Inside Saffron Cafe. Photo Tara Tadlock
Inside Saffron Cafe. Photo Tara Tadlock

Aiming for a Greener Business Model

There’s no doubt that coffee has been good to Laos but, like most other countries in Southeast Asia, there is a lot of work to be done to make the industry “greener.” This is particularly true of the delivery of the finished product, which uses a lot of plastic. Typically, street coffee vendors and local corner shops will serve up the beverage after it has been brewed in a massive tin, poured through a strainer, and dumped into a plastic bag of ice that is tied off with a rubber-band and put inside another plastic bag with handles for easy carrying. Straws almost always accompany an iced coffee, though you can ask for it to be left out of your drink if you want to lessen your plastic consumption.

Ultimately, coffee has become an unlikely pathway out of poverty for many Laotians. Not only is it a major export and it has created jobs for locals, but it’s also been particularly positive for ethnic minority farmers in Laos who live away from main cities where most of the economic opportunity exists.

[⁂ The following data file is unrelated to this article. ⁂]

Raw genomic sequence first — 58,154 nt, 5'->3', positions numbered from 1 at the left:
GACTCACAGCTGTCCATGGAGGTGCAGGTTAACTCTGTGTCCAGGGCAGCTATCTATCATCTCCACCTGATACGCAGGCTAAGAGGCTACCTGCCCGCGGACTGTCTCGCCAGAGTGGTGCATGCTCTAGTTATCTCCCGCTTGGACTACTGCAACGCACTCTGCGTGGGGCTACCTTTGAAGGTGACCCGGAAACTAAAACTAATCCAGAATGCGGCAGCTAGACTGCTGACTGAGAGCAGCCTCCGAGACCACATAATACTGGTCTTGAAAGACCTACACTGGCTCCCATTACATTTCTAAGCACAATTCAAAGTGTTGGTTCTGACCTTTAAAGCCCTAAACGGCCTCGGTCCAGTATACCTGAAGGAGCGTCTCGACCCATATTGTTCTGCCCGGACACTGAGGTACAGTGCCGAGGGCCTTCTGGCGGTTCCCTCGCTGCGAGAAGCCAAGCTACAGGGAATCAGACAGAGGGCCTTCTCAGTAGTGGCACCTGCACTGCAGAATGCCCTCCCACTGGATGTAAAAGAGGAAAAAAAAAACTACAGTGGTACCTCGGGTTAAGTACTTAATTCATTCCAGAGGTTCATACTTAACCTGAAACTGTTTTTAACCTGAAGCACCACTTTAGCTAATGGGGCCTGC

In Laos, the coffee industry is an economical solution to poverty. Along with the steady increase in foreign visitors, coffee has become a lucrative business for local people and an opportunity for sustainable income, something sorely needed in a country where the average person lives off $1.25 a day according to the United Nations Development Programme. The U.N. reports that figure represents a 25 percent increase over the last four years, in part because of the growth of coffee as an industry.

Coffee at a Laos cafe. Photo: Tara Tadlock
Coffee at a Laos cafe. Photo: Tara Tadlock